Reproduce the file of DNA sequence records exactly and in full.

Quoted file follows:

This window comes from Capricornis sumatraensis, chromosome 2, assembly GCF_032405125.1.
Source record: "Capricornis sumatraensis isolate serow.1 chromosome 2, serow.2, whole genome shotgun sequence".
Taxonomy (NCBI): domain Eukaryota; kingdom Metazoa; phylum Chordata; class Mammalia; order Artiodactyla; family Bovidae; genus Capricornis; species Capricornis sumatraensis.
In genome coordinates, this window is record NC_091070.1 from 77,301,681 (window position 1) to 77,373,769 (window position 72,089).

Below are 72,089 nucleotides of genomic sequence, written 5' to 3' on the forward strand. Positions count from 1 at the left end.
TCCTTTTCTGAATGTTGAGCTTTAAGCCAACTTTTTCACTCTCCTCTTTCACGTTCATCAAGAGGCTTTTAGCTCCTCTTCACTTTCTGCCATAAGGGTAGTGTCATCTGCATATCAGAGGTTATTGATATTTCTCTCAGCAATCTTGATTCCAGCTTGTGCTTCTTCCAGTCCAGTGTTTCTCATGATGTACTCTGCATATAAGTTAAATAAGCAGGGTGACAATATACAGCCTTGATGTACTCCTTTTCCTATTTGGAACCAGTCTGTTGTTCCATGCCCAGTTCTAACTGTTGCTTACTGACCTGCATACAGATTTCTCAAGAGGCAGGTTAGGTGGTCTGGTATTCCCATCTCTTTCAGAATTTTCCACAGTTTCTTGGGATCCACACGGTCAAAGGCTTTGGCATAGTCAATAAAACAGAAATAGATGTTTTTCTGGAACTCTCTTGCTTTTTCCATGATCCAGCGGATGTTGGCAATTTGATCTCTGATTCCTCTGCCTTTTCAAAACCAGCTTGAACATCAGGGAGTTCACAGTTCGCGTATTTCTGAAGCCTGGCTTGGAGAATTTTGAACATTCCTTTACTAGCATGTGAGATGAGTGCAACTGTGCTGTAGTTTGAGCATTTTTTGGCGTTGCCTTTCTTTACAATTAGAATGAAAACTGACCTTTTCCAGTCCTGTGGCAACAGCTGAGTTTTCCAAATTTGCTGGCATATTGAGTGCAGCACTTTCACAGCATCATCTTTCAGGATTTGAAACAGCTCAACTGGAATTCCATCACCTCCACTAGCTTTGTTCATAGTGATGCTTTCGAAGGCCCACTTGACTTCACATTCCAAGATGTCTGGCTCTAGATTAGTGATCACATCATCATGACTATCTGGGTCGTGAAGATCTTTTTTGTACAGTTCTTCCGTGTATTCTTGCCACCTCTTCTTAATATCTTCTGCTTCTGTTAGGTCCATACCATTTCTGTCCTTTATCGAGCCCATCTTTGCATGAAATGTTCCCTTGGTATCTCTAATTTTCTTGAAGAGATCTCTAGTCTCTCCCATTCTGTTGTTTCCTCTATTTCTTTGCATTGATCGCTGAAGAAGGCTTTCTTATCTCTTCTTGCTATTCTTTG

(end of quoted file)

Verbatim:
This window comes from Capricornis sumatraensis, chromosome 2, assembly GCF_032405125.1.
Source record: "Capricornis sumatraensis isolate serow.1 chromosome 2, serow.2, whole genome shotgun sequence".
Taxonomy (NCBI): domain Eukaryota; kingdom Metazoa; phylum Chordata; class Mammalia; order Artiodactyla; family Bovidae; genus Capricornis; species Capricornis sumatraensis.
In genome coordinates, this window is record NC_091070.1 from 77,301,681 (window position 1) to 77,373,769 (window position 72,089).

Below are 72,089 nucleotides of genomic sequence, written 5' to 3' on the forward strand. Positions count from 1 at the left end.
TCCTTTTCTGAATGTTGAGCTTTAAGCCAACTTTTTCACTCTCCTCTTTCACGTTCATCAAGAGGCTTTTAGCTCCTCTTCACTTTCTGCCATAAGGGTAGTGTCATCTGCATATCAGAGGTTATTGATATTTCTCTCAGCAATCTTGATTCCAGCTTGTGCTTCTTCCAGTCCAGTGTTTCTCATGATGTACTCTGCATATAAGTTAAATAAGCAGGGTGACAATATACAGCCTTGATGTACTCCTTTTCCTATTTGGAACCAGTCTGTTGTTCCATGCCCAGTTCTAACTGTTGCTTACTGACCTGCATACAGATTTCTCAAGAGGCAGGTTAGGTGGTCTGGTATTCCCATCTCTTTCAGAATTTTCCACAGTTTCTTGGGATCCACACGGTCAAAGGCTTTGGCATAGTCAATAAAACAGAAATAGATGTTTTTCTGGAACTCTCTTGCTTTTTCCATGATCCAGCGGATGTTGGCAATTTGATCTCTGATTCCTCTGCCTTTTCAAAACCAGCTTGAACATCAGGGAGTTCACAGTTCGCGTATTTCTGAAGCCTGGCTTGGAGAATTTTGAACATTCCTTTACTAGCATGTGAGATGAGTGCAACTGTGCTGTAGTTTGAGCATTTTTTGGCGTTGCCTTTCTTTACAATTAGAATGAAAACTGACCTTTTCCAGTCCTGTGGCAACAGCTGAGTTTTCCAAATTTGCTGGCATATTGAGTGCAGCACTTTCACAGCATCATCTTTCAGGATTTGAAACAGCTCAACTGGAATTCCATCACCTCCACTAGCTTTGTTCATAGTGATGCTTTCGAAGGCCCACTTGACTTCACATTCCAAGATGTCTGGCTCTAGATTAGTGATCACATCATCATGACTATCTGGGTCGTGAAGATCTTTTTTGTACAGTTCTTCCGTGTATTCTTGCCACCTCTTCTTAATATCTTCTGCTTCTGTTAGGTCCATACCATTTCTGTCCTTTATCGAGCCCATCTTTGCATGAAATGTTCCCTTGGTATCTCTAATTTTCTTGAAGAGATCTCTAGTCTCTCCCATTCTGTTGTTTCCTCTATTTCTTTGCATTGATCGCTGAAGAAGGCTTTCTTATCTCTTCTTGCTATTCTTTG